Traditional Lutheran congregations are looking a little different these days. With mainline churches either losing people in the pews or fearing such a loss, more have chosen to implement evangelical approaches to their less popular traditional ways.
At Zion Lutheran Church in California's Silicon Valley, the congregation was installing their new associate pastor. A rock-n-roll band was set up on the front lawn of the church and clergy wearing brightly colored Hawaiian shirts sat down in front. After sermons were delivered and the service ended, the luau began.
The church was "not really Lutheran at all except that it took place on the front lawn of a Lutheran church," wrote Stephen Ellingson, author of The Megachurch and The Mainline.
Ellingson, assistant professor of sociology at Hamilton College in Clinton, N.Y., studied nine Lutheran congregations in the San Francisco Bay Area which has more residents who report having no religious affiliation and fewer Christians than the Orange County and Los Angeles Counties of Southern California. With Lutheranism looking relatively weak in terms of membership on the West Coast, the sociologist was charged with a grant to explain how and why some congregations were able to flourish amid a long-standing loss of membership in the state.
"I go to these churches and I go to worship services, and I start talking to clergy and insiders – people who've been around in the Bay Area – who knew the history of Lutheranism in California. And one of the things that hit me over the head from the very beginning was no one really cared about being Lutheran," Ellingson explained to The Christian Post. "No one seemed very knowledgeable about the tradition. No one seemed to care much about it."
While some churches were intentional about Lutheran tradition, by and large, it seemed like "who cares?" said Ellingson.
People are not committed to their denomination, the author observed after studying the nine Lutheran churches. Although some surveys have suggested that Lutherans do care about tradition, as Ellingson noted, a recent survey by LifeWay Research revealed lack of loyalty to a denomination. Among people who switched churches, 54 percent changed denominations when moving to a new church and 44 percent consider denomination as an important factor in selecting a church.
"Tradition, writ large, is dead. Being a uniquely, a particular type of Christian - a Lutheran Christian, a Presbyterian Christian, an Episcopalian Christian - doesn't matter anymore (people in their 20s, 30s and teens)," said Ellingson. "So people just want to be Christian."
Particularly in the West, congregations are less interested in following or reproducing doctrine, theology, and ethics emanating from denominational centers and more interested in creating church life to fit the local context, wrote Ellingson. He noted some historians argue that geographic distance from the national religious centers and pervasive individualism and pragmatism in the West have produced such congregations.
Retired clergy in the Bay Area have suggested to Ellingson that Lutheran congregations in California either hold on to the tradition so tightly that they become life-long Lutherans and irrelevant to everyone, or they adopt the traditions of other Christian groups and in the process lose the strongest parts of their Lutheran heritage.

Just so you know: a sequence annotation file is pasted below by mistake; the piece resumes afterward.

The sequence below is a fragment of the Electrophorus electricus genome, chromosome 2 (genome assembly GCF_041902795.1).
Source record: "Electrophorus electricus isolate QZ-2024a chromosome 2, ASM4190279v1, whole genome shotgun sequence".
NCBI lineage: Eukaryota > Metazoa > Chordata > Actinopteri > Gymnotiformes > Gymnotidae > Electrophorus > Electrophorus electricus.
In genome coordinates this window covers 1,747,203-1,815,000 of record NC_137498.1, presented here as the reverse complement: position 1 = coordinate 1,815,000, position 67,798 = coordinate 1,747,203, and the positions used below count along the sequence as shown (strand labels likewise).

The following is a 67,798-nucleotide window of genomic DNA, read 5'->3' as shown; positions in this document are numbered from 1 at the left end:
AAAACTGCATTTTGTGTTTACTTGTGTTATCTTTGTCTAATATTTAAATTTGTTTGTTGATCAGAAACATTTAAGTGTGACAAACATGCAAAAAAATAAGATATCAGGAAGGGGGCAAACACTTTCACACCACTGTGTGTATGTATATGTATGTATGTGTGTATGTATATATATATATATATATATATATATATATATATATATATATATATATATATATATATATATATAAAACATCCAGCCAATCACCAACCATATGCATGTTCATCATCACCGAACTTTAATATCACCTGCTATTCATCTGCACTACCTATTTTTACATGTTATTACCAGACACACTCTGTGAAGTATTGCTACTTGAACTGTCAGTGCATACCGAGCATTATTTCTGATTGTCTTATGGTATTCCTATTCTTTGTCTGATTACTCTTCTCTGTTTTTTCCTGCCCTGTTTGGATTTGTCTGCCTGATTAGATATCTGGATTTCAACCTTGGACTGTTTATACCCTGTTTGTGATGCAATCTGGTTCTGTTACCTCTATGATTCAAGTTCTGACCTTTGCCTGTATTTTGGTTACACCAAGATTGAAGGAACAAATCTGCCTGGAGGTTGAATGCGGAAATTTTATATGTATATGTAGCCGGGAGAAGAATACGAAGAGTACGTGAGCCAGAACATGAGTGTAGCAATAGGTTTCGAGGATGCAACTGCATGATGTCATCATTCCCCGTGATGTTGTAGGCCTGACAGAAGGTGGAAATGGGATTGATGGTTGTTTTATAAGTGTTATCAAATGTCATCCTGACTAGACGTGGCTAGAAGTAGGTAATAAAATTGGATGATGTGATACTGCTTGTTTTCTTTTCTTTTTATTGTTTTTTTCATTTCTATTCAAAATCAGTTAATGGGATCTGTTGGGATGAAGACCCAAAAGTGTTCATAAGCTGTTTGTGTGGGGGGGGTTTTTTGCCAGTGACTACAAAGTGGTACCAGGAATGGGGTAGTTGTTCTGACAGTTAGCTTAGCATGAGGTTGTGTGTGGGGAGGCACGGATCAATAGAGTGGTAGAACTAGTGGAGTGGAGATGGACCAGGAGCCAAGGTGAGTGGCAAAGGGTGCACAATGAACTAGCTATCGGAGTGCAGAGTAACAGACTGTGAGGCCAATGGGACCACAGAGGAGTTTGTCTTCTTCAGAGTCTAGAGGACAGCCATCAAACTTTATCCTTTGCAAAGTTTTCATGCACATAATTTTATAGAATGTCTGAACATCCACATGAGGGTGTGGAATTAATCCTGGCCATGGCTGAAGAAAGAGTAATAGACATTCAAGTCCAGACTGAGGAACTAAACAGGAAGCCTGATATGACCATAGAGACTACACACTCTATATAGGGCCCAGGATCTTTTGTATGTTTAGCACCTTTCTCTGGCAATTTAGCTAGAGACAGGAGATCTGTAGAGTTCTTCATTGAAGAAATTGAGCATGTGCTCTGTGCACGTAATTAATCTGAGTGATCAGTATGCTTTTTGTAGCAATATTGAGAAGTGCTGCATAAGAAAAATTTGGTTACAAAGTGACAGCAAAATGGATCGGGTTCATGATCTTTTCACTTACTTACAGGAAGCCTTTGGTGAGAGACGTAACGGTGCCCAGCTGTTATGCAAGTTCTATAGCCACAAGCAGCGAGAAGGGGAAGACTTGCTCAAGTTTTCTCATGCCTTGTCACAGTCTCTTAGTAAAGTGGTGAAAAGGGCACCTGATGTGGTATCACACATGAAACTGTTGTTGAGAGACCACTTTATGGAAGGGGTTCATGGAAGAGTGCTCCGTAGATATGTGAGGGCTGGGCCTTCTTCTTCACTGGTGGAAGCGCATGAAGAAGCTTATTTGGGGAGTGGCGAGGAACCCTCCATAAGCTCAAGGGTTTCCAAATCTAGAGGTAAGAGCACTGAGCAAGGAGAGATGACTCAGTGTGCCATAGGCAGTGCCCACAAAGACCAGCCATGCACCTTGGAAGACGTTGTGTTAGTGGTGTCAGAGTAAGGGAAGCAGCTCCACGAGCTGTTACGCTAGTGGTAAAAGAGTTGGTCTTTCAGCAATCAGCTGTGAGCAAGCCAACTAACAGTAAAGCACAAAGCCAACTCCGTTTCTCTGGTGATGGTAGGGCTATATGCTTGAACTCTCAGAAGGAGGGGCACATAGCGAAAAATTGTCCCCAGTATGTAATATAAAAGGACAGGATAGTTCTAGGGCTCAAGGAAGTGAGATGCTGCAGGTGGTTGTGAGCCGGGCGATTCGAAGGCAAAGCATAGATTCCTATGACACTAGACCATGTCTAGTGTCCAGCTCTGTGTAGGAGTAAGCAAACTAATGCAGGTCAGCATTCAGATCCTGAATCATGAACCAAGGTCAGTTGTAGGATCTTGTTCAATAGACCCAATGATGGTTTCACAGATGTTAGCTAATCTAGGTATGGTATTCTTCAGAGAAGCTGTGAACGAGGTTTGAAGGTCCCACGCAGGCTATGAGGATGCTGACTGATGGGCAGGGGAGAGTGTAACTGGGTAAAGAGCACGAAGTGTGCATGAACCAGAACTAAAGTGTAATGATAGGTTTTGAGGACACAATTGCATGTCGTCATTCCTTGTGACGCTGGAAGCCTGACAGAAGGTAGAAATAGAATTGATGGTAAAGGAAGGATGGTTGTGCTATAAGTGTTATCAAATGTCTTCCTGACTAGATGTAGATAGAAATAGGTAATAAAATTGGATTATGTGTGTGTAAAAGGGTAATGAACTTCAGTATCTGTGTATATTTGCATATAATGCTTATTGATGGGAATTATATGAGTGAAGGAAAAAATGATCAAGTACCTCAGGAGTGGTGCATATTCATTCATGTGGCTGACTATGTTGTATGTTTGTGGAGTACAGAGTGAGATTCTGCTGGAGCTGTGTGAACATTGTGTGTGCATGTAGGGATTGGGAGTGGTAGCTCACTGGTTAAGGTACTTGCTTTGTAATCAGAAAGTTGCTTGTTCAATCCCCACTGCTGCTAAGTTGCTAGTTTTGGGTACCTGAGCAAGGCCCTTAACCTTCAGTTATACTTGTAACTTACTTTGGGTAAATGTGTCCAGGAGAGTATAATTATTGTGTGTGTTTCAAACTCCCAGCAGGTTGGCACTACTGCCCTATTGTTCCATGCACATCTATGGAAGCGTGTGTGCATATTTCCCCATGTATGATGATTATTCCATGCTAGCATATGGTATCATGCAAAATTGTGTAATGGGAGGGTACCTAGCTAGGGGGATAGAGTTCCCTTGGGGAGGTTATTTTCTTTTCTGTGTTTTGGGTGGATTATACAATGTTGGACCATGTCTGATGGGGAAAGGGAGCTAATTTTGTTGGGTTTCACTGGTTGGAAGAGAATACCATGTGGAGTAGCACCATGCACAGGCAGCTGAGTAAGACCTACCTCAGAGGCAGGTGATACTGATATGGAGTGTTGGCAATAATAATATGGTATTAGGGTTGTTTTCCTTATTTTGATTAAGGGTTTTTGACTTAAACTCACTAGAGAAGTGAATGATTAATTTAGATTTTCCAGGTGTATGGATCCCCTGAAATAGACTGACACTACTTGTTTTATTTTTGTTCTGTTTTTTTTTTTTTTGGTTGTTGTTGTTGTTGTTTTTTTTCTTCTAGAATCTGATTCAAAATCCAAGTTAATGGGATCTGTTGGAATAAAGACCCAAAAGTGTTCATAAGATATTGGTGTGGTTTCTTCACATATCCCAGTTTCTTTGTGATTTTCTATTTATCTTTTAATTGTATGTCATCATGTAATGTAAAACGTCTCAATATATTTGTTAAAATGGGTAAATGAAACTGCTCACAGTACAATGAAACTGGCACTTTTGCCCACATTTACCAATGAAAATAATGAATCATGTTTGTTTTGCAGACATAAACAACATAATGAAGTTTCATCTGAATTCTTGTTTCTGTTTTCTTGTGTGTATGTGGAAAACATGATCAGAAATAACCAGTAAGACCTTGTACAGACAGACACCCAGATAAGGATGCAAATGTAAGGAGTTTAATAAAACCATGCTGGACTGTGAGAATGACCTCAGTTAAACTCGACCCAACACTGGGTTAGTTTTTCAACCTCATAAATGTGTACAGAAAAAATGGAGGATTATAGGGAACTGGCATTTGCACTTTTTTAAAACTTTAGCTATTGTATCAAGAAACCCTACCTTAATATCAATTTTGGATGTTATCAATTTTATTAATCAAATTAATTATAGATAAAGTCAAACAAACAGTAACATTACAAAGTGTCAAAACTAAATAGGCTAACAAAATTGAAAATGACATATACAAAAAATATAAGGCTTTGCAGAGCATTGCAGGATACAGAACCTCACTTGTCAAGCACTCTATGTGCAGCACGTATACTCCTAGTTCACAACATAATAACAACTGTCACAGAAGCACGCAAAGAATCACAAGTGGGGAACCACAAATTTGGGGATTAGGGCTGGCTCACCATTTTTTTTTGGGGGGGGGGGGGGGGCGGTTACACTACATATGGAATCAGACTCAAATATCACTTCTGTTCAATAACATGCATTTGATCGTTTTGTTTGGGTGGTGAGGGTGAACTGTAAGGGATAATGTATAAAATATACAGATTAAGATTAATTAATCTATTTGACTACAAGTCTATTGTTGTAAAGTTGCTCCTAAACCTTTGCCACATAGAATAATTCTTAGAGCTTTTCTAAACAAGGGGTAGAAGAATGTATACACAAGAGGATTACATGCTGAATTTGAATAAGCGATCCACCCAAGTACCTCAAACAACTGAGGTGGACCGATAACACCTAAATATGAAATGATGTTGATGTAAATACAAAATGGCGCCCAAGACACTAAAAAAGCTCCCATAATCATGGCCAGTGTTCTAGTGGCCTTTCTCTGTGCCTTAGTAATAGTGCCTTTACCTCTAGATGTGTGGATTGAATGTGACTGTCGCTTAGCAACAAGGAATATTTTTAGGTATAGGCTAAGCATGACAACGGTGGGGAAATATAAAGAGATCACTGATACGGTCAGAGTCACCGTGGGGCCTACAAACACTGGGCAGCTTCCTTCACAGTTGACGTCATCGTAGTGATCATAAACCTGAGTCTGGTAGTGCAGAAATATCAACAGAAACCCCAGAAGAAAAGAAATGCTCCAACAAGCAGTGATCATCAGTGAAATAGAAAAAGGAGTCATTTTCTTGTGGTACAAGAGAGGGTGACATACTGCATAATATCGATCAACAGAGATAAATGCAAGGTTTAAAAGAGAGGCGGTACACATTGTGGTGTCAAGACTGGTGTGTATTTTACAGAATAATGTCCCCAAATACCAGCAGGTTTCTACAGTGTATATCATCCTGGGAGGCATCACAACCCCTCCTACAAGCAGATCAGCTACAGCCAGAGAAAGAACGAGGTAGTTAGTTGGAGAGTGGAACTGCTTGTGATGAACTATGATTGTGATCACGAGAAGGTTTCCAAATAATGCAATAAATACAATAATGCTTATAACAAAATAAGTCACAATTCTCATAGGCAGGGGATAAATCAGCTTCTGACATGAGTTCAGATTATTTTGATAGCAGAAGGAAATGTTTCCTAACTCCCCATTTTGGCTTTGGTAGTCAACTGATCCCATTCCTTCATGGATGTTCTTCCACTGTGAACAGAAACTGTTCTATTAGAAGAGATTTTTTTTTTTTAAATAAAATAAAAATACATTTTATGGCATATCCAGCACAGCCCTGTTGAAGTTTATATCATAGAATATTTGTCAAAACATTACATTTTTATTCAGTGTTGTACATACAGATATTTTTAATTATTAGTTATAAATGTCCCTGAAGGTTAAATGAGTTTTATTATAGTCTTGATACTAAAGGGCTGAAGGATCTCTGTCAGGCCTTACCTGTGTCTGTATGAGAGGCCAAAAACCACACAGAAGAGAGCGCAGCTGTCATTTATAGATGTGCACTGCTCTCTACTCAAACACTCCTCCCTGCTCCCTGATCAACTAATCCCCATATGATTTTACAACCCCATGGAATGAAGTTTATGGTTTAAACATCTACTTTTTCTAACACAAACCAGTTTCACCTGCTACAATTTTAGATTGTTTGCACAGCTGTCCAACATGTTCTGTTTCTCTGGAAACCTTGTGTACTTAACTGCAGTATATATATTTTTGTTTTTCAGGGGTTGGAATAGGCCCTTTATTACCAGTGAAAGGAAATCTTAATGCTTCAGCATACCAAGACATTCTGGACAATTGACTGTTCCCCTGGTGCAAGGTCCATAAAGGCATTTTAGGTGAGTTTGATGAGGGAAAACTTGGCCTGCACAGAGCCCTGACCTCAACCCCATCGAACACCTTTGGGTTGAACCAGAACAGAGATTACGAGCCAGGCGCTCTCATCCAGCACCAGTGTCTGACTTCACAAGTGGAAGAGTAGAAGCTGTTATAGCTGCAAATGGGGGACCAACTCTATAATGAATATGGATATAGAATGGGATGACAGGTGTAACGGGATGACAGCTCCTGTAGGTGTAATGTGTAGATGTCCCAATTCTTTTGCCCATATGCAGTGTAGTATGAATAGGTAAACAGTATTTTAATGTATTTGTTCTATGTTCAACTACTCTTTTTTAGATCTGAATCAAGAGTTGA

Not all churches are on the decline in membership, but those that have stable numbers are afraid that they are going to die, said Ellingson. As the members in such churches age, they fear they won't get replaced, he explained.
"We have to change or die" served as a mantra for most of the congregations Ellingson studied.
For churches that choose to change, many are adding elements of evangelicalism.
"Anecdotally, one of the things I heard and witnessed a lot was just how important the megachurches are for all sorts of clergy especially," said Ellingson.
Some clergy and lay leaders, not just within the Lutheran denomination, connect with different church professional groups such as the Willow Creek Association for resources and help in understanding the different practices that have led to the success and growth of megachurches.
One surprising finding, Ellingson pointed out, is that the synod – the local administrative region of Lutheranism – would bring in people who weren't Lutheran to talk with Lutheran ministers about the problems facing Lutheran and mainline churches.
The book suggests that "the old boundaries that kept evangelicalism and mainline Protestantism in separate religious worlds are breaking down as churches within the old mainline adopt the worship practices, theological language, and identities of evangelicalism and nondenominationalism," wrote Ellingson. "It appears that evangelicalism and nondenominationalism are colonizing mainline Protestantism."
Overall, mainline churches realize they have got to do stuff differently, said the sociologist – whether it means "really being Lutheran" and embodying the best of tradition or embracing evangelical practices.
There isn't one solution, Ellingson said, and the Lutherans haven't figured out the best way to go yet. Right now, it's a period of trial and error and "whenever it ends, Lutheranism will look differently than it does today."
Traditionalists won the 19th century fight regarding these issues, noted Ellingson, but he's not convinced the traditionalists will win this fight.
The Megachurch and The Mainline was released on May 1 and was written as an academic book for sociologists from a sociologist point of view, Ellingson clarified.